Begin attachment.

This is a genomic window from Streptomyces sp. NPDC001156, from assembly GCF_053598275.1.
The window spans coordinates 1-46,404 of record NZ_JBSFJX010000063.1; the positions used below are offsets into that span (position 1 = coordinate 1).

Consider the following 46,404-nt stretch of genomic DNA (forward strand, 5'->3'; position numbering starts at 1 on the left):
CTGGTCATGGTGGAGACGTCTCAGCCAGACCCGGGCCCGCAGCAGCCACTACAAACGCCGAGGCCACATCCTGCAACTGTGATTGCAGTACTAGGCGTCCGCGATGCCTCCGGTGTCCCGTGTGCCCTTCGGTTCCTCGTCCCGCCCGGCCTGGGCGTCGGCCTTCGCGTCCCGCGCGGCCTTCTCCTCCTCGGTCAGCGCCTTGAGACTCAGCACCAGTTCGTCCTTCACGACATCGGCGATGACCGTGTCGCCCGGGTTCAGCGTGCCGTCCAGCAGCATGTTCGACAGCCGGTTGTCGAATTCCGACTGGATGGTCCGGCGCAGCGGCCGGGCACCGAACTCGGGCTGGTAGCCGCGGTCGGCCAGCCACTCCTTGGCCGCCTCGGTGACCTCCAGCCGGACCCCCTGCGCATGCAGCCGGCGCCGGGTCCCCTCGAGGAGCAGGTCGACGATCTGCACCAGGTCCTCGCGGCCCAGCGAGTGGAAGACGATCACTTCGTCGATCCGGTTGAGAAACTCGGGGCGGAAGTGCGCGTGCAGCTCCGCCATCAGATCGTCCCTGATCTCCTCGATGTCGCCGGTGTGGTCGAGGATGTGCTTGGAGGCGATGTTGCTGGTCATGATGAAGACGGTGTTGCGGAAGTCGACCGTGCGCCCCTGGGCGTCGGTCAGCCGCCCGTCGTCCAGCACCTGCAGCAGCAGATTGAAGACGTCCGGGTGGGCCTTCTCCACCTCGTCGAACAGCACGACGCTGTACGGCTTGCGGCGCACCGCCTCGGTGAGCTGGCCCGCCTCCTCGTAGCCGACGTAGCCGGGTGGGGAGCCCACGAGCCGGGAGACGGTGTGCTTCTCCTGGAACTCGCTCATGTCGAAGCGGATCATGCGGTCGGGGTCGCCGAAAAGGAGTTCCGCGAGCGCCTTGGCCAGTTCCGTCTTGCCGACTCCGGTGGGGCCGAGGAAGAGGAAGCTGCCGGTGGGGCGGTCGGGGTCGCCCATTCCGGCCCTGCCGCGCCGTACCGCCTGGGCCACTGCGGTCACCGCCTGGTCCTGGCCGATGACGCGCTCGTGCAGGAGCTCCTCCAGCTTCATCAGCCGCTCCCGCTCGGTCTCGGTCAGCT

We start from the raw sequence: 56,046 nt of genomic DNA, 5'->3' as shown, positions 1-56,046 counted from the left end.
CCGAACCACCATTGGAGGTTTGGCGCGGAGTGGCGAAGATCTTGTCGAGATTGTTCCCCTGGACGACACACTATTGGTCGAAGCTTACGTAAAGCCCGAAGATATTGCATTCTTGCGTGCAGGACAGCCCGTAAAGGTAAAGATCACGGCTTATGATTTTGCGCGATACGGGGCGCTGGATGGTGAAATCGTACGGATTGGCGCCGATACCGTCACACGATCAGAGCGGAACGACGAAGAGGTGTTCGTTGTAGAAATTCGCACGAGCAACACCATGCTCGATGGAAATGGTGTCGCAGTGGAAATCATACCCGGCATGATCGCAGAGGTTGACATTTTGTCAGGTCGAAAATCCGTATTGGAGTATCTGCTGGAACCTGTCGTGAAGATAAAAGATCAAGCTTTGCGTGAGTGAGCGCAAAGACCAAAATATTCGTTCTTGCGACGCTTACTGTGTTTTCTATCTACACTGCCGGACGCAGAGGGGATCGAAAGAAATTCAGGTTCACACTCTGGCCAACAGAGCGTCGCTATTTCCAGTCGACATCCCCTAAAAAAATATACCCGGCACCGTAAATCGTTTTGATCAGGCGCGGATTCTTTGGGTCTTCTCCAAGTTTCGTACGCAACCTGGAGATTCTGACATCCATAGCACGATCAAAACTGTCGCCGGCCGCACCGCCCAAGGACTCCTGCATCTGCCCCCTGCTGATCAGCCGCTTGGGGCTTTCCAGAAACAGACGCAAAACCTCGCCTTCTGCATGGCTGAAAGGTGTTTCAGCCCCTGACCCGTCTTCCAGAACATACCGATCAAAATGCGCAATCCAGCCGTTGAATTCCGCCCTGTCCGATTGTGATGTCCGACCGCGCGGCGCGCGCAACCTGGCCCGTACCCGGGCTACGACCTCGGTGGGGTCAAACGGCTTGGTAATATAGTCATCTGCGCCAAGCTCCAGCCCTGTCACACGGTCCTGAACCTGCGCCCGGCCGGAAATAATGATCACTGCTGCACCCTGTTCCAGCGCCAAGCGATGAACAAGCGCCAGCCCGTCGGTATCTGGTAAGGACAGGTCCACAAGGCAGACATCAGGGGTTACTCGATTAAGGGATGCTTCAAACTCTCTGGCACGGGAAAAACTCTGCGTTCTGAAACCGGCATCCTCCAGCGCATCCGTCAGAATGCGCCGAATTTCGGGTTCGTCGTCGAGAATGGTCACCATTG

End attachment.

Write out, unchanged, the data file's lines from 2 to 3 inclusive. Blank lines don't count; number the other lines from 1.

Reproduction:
The window spans coordinates 1-46,404 of record NZ_JBSFJX010000063.1; the positions used below are offsets into that span (position 1 = coordinate 1).

Consider the following 46,404-nt stretch of genomic DNA (forward strand, 5'->3'; position numbering starts at 1 on the left):